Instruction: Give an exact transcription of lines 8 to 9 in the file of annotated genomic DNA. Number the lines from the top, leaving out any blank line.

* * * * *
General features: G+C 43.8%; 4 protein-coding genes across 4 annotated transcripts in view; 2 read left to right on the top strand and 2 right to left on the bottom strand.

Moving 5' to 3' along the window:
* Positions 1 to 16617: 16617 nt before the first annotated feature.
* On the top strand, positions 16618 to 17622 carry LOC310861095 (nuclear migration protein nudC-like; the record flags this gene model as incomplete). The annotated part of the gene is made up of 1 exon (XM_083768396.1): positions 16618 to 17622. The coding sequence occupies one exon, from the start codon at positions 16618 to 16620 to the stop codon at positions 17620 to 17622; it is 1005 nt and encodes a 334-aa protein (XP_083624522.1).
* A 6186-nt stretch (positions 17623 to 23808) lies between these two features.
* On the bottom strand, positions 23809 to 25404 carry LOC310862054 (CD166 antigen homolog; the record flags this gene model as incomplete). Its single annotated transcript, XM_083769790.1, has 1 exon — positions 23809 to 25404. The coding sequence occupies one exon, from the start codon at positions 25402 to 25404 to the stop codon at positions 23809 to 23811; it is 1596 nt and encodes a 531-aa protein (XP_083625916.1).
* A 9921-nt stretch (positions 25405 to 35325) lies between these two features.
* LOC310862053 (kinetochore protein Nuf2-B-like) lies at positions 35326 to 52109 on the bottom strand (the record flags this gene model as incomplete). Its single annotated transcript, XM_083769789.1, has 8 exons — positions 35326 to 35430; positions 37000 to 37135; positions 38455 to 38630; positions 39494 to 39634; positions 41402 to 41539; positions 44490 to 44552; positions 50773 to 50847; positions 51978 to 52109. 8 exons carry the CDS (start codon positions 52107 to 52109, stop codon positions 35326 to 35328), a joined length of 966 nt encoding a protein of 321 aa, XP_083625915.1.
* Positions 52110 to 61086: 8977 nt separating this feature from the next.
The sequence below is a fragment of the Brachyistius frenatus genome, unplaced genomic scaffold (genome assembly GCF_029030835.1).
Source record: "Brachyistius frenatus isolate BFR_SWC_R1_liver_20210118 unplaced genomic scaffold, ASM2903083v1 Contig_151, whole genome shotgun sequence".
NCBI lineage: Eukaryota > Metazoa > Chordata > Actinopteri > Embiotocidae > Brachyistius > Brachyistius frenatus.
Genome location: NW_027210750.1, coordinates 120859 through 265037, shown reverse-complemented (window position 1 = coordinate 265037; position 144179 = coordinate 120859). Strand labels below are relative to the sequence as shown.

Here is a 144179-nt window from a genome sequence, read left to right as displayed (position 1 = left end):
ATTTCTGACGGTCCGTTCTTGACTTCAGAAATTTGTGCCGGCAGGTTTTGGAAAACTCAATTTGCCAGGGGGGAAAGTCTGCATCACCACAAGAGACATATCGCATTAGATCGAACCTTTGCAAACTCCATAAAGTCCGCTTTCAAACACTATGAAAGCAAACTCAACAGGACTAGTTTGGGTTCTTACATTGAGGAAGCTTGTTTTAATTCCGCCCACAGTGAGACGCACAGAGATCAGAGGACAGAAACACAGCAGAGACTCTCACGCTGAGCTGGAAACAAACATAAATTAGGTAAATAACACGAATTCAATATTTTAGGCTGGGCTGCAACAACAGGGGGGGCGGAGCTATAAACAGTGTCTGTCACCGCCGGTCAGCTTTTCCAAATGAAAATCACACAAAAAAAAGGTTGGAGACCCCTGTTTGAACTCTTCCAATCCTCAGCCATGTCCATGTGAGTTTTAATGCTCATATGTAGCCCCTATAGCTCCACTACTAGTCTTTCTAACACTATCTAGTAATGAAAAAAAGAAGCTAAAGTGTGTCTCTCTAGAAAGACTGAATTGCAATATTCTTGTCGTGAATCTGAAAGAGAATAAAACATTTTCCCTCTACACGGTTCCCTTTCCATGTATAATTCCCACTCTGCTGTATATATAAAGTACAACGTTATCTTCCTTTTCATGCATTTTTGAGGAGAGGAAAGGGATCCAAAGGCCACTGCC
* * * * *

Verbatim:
* LOC310862053 (kinetochore protein Nuf2-B-like) lies at positions 35326 to 52109 on the bottom strand (the record flags this gene model as incomplete). Its single annotated transcript, XM_083769789.1, has 8 exons — positions 35326 to 35430; positions 37000 to 37135; positions 38455 to 38630; positions 39494 to 39634; positions 41402 to 41539; positions 44490 to 44552; positions 50773 to 50847; positions 51978 to 52109. 8 exons carry the CDS (start codon positions 52107 to 52109, stop codon positions 35326 to 35328), a joined length of 966 nt encoding a protein of 321 aa, XP_083625915.1.
* Positions 52110 to 61086: 8977 nt separating this feature from the next.